We arrived in Israel last Sunday night (November 11th) to spend two weeks with our children and grandchildren. We were in Neve Daniel until Thursday watching our grandchildren as our children took a well-deserved vacation. We started to hear about the rockets on Wednesday.
On Thursday night we came back to Yerushalayim. We went for a walk that evening anticipating the wonderful smell of Shabbos. As we passed the Gra shul , Tehillim were being said.
We went back to Neve Daniel for Shabbos. As Kabbalas Shabbos was starting a neighbor came in to ask if we were alright. As we soon understood, we had totally missed the siren. The men came home from shul stating that the Rav indicated that it was very important to say Tehillim, learn extra and do Maasim Tovim. We had a wonderful Shabbos, taking walks around the Yisuv and catching up with old friends.
Motzei Shavbos we returned to Yerushalayim. Do we stay in or go out when our boys are being called up to the front? We didn’t want Hamas to be able to say that they had affected a change in behavior so we go out.
As we passed the intersection of Ramban and King George we notice a group gathering. On one side of the group five Bnei Akiva boys start singing am Yisrael chai and anachnu maaminim bnei maaminim holding signs that say tzhal anachnu imchem. People start gathering. The police are there and they join the group as they continue their lookout. Cars honk their horns. On one side of street a family of charedim stands and watch. I’m approached by three women from Singapore who want to understand what is going on. Although I would have much preferred to stand there and take in the achdus that fifty people are feeling I answer their questions. They can’t understand how this “ demonstration” is being allowed by the police. And what were they singing and were they dressed with those things on their heads and with fringes because they were “Pharisees.”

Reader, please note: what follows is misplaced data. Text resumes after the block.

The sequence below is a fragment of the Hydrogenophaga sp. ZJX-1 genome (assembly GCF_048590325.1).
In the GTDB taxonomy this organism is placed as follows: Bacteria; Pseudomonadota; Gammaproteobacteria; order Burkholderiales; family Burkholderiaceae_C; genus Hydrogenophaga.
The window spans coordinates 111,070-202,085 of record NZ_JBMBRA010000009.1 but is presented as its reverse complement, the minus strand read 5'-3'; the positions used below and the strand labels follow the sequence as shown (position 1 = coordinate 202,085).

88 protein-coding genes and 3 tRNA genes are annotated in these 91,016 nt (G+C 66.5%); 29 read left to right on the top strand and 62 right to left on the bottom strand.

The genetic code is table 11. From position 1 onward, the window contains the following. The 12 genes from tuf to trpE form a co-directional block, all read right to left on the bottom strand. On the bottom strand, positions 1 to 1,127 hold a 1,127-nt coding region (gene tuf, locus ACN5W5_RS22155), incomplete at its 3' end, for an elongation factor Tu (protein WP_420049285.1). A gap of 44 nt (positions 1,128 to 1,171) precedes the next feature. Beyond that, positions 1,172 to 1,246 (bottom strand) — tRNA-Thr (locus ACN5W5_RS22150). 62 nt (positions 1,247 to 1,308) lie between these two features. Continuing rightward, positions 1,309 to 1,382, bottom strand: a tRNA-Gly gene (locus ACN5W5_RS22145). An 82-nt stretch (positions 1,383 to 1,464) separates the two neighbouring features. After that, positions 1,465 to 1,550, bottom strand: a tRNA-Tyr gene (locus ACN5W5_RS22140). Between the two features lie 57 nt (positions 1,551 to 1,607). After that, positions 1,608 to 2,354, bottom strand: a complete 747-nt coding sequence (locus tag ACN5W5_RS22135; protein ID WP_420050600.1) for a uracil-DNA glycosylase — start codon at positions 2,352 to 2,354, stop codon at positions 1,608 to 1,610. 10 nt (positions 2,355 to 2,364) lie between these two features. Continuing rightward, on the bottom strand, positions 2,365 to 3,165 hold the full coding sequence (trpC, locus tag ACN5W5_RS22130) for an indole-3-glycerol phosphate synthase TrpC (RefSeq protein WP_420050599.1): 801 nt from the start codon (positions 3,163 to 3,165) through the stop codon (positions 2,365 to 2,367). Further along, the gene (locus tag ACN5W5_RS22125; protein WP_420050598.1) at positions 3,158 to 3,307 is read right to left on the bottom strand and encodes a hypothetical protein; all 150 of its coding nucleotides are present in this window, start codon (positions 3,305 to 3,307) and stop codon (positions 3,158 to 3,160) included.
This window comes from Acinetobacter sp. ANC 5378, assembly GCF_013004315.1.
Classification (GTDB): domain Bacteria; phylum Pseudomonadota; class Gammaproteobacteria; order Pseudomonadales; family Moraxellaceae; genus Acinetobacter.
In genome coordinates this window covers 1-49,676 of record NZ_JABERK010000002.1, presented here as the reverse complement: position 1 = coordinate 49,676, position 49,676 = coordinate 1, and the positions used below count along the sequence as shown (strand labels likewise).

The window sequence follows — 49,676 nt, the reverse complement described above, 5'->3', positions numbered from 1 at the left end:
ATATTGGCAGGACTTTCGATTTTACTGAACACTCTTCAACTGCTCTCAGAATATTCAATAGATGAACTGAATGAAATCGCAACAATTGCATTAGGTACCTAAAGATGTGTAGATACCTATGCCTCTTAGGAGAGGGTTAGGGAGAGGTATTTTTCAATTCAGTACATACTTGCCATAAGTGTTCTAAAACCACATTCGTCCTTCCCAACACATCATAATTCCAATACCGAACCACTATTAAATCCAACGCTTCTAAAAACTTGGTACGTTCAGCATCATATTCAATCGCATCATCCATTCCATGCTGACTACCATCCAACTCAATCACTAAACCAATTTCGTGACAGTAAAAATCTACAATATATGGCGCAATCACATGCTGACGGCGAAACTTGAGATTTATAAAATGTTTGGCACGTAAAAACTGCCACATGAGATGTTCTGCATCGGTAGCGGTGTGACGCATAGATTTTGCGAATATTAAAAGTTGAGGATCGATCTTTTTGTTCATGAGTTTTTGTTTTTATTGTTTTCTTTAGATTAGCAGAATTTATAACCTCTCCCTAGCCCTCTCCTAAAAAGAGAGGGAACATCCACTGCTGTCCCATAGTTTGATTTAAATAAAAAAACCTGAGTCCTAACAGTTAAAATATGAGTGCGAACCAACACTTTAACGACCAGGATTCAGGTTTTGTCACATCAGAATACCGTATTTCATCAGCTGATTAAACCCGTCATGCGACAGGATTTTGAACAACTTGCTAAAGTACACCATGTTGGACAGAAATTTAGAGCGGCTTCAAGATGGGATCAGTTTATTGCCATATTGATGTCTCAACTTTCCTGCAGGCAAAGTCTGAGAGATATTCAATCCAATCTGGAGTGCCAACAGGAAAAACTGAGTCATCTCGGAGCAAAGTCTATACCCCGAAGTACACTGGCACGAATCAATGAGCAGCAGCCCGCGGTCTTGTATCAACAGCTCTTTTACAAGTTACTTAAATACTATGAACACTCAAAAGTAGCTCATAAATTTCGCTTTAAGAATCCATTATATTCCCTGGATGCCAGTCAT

We continue onto the kotel. We decide not to walk through the shuk. As we exit the security booth, a car drives by with an obviously important person in it. We inquire and find out that it is the mekubal Rav Eliyahu Leon Levi from Bnei Brak. The kavod afforded him as well as the kindness emanating from him were apparent. The Motzei Shabbos davening and learning were with a request that all of klal Yisrael should be safe and in peace. As we are about to leave, a group starts to form. First five, then ten, then a hundred men gather to beg for peace and safety. Their Tehillim could be heard all the way up the stairs.
I could go on and on but by now you understand that there is no place like the land of Israel to make one feel like they belong to Am Yisrael.
The words of this author reflect his/her own opinions and do not necessarily represent the official position of the Orthodox Union.